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The Weekly Natural Gas Market Newsletter November 27 2021

December 2021 NYMEX natural gas futures expired at $5.447 after gaining 38 cents on Friday's trading session. The January 2022 NYMEX contract takes over as the prompt month contract and all eyes will be on the weather for the next few months to dictate price direction. Continued price volatility is expected with more upside price risk than downside price gain.

For the week ending 11/19, the EIA reported a withdrawal of 21 BCF. This is the first reported withdrawal of the heating season and was in-line with most market estimates. The weekly rate of storage withdrawals will be closely monitored over the next few months to determine ending heating season inventory levels for storage in anticipation for the spring/summer storage injection season. Existing natural gas supply production allowed for the starting level of gas in storage to be adequate to meet the needs of heating demand this year. However, without material growth in gas production levels over the course of 2022, refilling storage for next winter could be problematic. Concerns about storage for next year could cause traders to aggressively start to bid up future natural gas prices.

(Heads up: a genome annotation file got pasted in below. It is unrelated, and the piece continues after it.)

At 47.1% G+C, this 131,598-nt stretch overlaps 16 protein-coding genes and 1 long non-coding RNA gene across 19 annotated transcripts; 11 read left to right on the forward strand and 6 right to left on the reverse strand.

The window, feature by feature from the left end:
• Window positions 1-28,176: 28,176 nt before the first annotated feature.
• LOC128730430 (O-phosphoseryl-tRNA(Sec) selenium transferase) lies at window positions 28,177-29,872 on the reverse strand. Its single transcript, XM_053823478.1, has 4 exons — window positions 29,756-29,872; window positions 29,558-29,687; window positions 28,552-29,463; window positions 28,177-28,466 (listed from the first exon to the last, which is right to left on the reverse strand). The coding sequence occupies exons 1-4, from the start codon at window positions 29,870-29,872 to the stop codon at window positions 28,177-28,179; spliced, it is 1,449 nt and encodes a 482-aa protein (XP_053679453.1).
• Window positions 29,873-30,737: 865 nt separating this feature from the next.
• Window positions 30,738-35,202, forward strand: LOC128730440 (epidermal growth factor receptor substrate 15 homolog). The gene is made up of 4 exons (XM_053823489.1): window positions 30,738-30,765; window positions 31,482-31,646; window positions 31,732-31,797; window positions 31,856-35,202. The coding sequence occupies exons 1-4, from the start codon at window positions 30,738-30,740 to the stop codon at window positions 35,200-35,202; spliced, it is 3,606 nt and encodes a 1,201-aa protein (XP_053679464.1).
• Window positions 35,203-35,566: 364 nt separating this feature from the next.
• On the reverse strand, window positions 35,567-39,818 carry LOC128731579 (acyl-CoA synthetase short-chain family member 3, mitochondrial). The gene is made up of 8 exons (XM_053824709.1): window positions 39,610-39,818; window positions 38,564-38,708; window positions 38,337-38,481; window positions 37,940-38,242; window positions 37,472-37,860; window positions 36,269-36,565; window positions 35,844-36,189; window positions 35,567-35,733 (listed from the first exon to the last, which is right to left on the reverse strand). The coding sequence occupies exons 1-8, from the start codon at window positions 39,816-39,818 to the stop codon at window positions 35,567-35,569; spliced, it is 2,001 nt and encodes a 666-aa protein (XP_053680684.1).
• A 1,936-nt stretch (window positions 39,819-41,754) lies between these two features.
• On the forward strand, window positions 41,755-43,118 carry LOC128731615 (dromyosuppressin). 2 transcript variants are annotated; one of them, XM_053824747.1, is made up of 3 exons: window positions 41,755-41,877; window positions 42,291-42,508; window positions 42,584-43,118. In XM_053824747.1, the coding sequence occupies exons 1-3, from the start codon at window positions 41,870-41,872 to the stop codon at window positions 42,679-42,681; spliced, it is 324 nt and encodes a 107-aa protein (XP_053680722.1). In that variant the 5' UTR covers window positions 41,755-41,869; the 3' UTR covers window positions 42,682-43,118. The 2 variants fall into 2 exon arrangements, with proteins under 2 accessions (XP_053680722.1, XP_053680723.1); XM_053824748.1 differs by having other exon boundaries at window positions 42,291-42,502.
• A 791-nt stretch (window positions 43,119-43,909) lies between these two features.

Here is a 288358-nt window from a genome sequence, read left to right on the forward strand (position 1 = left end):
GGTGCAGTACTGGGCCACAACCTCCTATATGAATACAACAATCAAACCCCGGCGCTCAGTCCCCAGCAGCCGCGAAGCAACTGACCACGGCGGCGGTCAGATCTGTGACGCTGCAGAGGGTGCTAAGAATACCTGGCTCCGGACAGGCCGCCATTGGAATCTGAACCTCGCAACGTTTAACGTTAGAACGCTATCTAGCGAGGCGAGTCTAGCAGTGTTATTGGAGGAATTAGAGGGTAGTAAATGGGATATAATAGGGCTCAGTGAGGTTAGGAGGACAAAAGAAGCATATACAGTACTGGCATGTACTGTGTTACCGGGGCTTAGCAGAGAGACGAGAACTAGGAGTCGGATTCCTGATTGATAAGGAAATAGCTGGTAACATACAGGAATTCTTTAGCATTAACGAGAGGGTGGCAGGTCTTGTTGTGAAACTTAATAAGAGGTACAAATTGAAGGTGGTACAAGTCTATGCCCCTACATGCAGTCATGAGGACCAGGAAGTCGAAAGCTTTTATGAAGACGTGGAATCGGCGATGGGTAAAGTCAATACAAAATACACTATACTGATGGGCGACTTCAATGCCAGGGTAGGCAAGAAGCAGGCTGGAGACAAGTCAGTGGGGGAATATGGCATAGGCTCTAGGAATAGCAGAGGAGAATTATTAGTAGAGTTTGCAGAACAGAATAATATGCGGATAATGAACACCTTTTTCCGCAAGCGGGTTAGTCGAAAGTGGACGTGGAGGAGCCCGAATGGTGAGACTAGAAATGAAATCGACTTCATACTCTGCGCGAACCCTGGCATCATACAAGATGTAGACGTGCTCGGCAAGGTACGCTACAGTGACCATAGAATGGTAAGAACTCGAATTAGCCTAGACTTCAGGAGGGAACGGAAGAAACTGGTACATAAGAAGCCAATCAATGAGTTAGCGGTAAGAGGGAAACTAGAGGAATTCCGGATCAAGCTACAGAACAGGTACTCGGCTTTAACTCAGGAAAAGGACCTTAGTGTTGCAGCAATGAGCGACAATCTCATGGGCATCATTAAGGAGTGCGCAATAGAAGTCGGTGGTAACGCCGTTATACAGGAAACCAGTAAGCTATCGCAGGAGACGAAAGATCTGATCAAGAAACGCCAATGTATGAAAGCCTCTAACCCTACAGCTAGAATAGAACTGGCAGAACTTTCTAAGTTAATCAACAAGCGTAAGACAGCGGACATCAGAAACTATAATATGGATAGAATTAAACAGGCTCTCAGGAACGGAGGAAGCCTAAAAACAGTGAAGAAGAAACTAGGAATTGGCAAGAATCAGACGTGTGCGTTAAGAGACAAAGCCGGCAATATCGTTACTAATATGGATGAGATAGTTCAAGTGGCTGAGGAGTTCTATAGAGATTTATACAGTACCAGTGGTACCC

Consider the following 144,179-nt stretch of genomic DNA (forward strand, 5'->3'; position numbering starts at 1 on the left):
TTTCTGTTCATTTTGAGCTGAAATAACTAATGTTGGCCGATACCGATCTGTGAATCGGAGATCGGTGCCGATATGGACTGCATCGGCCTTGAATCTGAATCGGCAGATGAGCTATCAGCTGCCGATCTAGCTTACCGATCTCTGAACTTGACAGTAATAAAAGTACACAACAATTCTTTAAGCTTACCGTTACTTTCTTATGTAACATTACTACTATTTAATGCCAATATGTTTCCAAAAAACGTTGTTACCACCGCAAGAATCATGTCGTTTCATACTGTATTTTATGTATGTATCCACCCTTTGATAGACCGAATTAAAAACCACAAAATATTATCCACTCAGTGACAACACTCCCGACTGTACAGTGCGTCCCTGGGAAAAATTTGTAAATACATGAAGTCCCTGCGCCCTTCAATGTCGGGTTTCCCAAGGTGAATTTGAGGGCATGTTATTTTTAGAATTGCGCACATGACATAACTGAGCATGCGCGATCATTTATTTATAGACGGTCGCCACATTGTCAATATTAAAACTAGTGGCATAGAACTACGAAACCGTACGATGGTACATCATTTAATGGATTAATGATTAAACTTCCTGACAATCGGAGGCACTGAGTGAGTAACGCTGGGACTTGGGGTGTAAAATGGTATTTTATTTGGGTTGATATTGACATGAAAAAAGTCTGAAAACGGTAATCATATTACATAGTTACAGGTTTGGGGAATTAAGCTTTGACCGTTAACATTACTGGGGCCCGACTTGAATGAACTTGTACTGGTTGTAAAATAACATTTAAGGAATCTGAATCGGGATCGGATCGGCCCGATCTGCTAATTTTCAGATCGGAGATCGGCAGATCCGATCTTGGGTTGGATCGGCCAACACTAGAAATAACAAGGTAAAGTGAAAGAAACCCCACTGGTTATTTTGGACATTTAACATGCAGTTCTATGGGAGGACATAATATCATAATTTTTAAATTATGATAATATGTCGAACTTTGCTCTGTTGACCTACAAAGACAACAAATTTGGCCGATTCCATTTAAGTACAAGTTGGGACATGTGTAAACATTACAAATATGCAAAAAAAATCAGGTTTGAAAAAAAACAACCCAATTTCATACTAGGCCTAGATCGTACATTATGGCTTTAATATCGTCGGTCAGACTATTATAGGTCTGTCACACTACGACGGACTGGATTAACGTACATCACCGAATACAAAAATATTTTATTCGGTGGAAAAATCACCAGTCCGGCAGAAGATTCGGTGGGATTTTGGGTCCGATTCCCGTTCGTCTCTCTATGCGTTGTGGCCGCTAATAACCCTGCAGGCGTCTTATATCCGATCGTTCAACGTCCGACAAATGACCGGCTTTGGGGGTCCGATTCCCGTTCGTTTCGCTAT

LNG exports from the US continue to set new record highs. Daily feedgas demand recently almost reached 12.5 BCF. Daily feedgas levels should continue to rise as gas volume at the Calcasieu Pass facility increases as the newest US LNG export plan begins to prepare for its first shipments. The Sabine Pass LNG export facility also recently reached a record high level of feedgas demand as Train 6 begins commercial operations. With global prices for LNG in Asia and Europe currently trading at $37/DTH and $30/DTH respectively, demand for LNG from the US is anticipated to remain strong in 2022. High prices in Asia and Europe are also assisting Final Investment Decisions (FID) to be made on plans to develop future US LNG export facilities.